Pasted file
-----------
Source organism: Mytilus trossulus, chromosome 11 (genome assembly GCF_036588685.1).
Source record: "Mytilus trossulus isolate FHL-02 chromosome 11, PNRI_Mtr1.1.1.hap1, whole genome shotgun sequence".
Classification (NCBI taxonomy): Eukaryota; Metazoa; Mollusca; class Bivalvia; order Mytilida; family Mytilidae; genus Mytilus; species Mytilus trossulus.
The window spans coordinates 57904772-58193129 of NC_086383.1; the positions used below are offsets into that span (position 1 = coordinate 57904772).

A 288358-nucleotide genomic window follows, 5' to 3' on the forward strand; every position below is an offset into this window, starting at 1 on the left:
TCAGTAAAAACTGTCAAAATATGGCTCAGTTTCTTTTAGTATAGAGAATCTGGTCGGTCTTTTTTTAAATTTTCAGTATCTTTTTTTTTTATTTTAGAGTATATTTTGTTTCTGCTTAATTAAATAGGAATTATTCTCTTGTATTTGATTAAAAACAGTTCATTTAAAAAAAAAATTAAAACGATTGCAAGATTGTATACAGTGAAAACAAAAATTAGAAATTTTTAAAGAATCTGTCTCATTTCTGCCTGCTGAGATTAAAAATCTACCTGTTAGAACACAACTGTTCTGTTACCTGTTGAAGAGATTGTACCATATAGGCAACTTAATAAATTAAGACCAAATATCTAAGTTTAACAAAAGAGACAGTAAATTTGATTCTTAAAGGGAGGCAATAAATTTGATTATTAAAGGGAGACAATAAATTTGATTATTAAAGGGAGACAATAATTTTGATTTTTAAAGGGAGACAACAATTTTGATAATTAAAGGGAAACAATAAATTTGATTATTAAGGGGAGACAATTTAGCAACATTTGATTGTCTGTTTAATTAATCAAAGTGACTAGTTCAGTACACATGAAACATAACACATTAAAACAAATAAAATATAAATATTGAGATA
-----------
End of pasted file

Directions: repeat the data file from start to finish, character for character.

Source organism: Mytilus trossulus, chromosome 11 (genome assembly GCF_036588685.1).
Source record: "Mytilus trossulus isolate FHL-02 chromosome 11, PNRI_Mtr1.1.1.hap1, whole genome shotgun sequence".
Classification (NCBI taxonomy): Eukaryota; Metazoa; Mollusca; class Bivalvia; order Mytilida; family Mytilidae; genus Mytilus; species Mytilus trossulus.
The window spans coordinates 57904772-58193129 of NC_086383.1; the positions used below are offsets into that span (position 1 = coordinate 57904772).

A 288358-nucleotide genomic window follows, 5' to 3' on the forward strand; every position below is an offset into this window, starting at 1 on the left:
TCAGTAAAAACTGTCAAAATATGGCTCAGTTTCTTTTAGTATAGAGAATCTGGTCGGTCTTTTTTTAAATTTTCAGTATCTTTTTTTTTTATTTTAGAGTATATTTTGTTTCTGCTTAATTAAATAGGAATTATTCTCTTGTATTTGATTAAAAACAGTTCATTTAAAAAAAAAATTAAAACGATTGCAAGATTGTATACAGTGAAAACAAAAATTAGAAATTTTTAAAGAATCTGTCTCATTTCTGCCTGCTGAGATTAAAAATCTACCTGTTAGAACACAACTGTTCTGTTACCTGTTGAAGAGATTGTACCATATAGGCAACTTAATAAATTAAGACCAAATATCTAAGTTTAACAAAAGAGACAGTAAATTTGATTCTTAAAGGGAGGCAATAAATTTGATTATTAAAGGGAGACAATAAATTTGATTATTAAAGGGAGACAATAATTTTGATTTTTAAAGGGAGACAACAATTTTGATAATTAAAGGGAAACAATAAATTTGATTATTAAGGGGAGACAATTTAGCAACATTTGATTGTCTGTTTAATTAATCAAAGTGACTAGTTCAGTACACATGAAACATAACACATTAAAACAAATAAAATATAAATATTGAGATA